So, you're saying there's a chance. Hmm. A chance for what? Anheuser-Busch InBev (BUD) may be the most interesting chart that I have bothered to analyze in quite some time. Money Flow looks to have just gone positive. That said, the stock suffered a death cross at the start of the year, and relative strength is non-committal.
What interests me here is the strict obedience the stock's performance has paid to 61.8% Fibonacci re-tracements in the past (successive blue Fibs), and the fact that the last sale is at one of those inflection points right now (red Fibs). If those red Fibs are to be trusted, then that puts in play the orange Pitchfork model, where the current last sale can be seen in the crook of the elbow. Now, the danger exists in this. Those red Fibs might be too small to truly be considered. If that's the case, then the green Pitchfork model takes precedence, as resistance at the upper trend line is already being adhered to. Get it? Complex, huh? Awesome is more like it. What could be more fun than figuring out something difficult while the rest of the planet sleeps?
I don't suggest that home-gamers go short equity, unless they know who they are, and they know the limits to their own tolerance for risk. A directional shot at lower prices in my opinion should be taken through the purchase of put options. Less capital intense. Lets one sleep at night. However, for the net long crowd, one purchasing shares close to the last sale of $113.50 could see their net effective cost reduced through the sale (writing) of call options against the position. Last night, you could still get $0.80 for $116 calls expiring on Feb. 23. How's a cost basis of $112.70 sound for a stock trading at $113.50?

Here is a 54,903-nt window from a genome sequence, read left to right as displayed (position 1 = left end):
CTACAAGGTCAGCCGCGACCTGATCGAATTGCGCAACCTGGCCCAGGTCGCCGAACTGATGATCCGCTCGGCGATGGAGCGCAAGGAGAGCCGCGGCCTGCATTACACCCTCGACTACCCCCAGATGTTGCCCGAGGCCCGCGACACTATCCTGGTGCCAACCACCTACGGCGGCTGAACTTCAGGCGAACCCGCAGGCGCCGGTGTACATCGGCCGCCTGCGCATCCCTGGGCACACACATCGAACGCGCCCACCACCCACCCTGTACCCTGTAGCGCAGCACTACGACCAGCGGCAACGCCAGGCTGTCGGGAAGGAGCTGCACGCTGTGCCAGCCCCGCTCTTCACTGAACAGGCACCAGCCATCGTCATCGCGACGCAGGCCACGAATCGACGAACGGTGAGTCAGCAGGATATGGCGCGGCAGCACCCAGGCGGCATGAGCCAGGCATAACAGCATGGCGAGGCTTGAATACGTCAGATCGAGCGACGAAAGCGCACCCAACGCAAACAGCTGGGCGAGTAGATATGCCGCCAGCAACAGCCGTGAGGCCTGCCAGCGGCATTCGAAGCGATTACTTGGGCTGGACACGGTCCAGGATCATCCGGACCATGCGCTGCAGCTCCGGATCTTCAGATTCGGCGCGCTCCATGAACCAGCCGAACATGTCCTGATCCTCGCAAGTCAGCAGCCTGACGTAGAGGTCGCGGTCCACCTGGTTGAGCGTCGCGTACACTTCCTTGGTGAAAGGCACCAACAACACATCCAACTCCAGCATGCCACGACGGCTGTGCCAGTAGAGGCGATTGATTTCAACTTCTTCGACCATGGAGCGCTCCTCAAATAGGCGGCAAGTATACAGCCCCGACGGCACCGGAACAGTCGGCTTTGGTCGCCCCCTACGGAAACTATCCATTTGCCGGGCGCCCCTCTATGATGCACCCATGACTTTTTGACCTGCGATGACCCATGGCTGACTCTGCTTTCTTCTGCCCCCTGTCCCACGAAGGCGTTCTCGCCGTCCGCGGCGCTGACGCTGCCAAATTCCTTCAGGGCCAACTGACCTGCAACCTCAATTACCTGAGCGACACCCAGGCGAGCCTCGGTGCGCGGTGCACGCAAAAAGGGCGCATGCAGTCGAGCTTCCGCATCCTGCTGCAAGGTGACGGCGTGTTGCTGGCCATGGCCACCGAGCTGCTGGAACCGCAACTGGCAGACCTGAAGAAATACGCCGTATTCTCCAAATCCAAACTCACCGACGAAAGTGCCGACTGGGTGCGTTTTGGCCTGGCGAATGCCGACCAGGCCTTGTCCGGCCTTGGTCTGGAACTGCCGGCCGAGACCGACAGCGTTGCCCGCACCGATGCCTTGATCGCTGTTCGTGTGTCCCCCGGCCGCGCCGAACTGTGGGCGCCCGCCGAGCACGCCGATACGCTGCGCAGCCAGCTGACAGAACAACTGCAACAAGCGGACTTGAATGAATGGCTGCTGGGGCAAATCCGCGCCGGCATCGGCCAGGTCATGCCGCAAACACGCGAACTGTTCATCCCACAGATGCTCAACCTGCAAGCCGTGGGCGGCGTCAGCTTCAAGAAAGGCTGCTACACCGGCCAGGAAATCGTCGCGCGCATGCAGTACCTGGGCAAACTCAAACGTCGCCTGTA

For the more adventurous crowd, $112 puts with the same expiration date closed last night at $1.37. You could (sort of) marry a put to the long. That protects you, but jacks up your cost basis to nearly $115. You could avoid the equity purchase all together and write (sell) that put. This brings in $137 per contract (at the last sale), and exposes you to the risk of paying $112 at the time of expiration, even if the shares are trading much lower. The shares go higher from here, you take the spouse out for a nice evening. You get run over, and at least you're running with an effective entry point of $110.63 for a stock you liked at $113.50. Dilly Dilly.
(This is an excerpt from Stephen "Sarge" Guilfoyle's Morning Recon, which now appears exclusively on Real Money, our premium site for active traders. Click here for a free 14-day trial and receive Morning Recon every day, along with exclusive columns from Jim Cramer, James "RevShark" DePorre, technical analyst Bruce Kamich and more.)
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